Reading/Interest Level: Young Adult
Author: E. K. Johnston
Lo-Melkhiin has married and killed over three hundred girls since emerging from the desert a changed man. The laws stipulate he can only take one girl from each village once. Our unnamed heroine just wants to save her beloved and beautiful sister from being taken and destroyed. So she takes her place and goes with the king to his qasr to become his wife. While in the qasr she discovers the “copper fire,” magic that emanates from her because of the prayers her family say to her as their new smallgod. As she weaves and lives within the walls of the qasr she learns about Lo-Melkhiin and the demon that possessed him. After being granted permission to return to her wadi for her sister’s wedding, she confronts Lo-Melkhiin and his army of demons to save all the people who have gathered for the wedding. In her last moments of consciousness she also saves the Lo-Melkhiin who has been buried away under the power of the demon.
A Thousand Nights was a fresh retelling of Arabian Nights. Johnston weaves the story, magic, and language in much the same way the unnamed storyteller weaves physical wool and magic. The lack of names in the story, with the exception of Lo-Melkhiin and a few others, seems to be an attempt to place the reader into the shoes of the heroine. Honestly, the namelessness of the women and many of the men in the story mostly unsettled me as I read. The story centered mainly on the heroine and her growth as a character as she gains power and learns how to defeat the demon. Although the story shows this growth well, I was unbelieving about the heroine's realization at the end that Lo-Melkhiin, the man without the demon, was good beneath the burden of possession. Their relationship was very unsatisfying. There are some disturbing undertones of violence, rape, and demonic possession that are more suited to older audiences. All in all, the story was well written and the personal growth of the girl was engaging.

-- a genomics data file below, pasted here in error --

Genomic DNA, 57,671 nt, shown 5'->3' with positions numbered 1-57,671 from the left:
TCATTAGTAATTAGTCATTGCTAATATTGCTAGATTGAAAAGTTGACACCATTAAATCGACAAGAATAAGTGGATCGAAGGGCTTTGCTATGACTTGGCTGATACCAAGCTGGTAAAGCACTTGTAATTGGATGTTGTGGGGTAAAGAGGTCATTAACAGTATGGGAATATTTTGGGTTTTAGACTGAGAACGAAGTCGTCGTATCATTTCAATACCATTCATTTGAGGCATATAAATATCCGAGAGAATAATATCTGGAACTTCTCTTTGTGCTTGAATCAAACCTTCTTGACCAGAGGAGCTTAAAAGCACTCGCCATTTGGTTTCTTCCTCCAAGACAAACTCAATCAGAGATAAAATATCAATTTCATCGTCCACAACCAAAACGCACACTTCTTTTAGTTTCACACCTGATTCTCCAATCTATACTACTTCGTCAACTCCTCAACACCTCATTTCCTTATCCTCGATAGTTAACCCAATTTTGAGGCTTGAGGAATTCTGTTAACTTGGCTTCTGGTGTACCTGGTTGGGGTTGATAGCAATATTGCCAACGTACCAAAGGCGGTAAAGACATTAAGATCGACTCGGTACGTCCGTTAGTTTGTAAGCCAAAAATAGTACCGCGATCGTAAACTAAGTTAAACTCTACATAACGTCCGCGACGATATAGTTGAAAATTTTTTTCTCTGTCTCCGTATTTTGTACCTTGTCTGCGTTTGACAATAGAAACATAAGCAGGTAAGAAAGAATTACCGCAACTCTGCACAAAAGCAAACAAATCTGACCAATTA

*Contains some disturbing descriptions of violence and undertones of rape and abuse.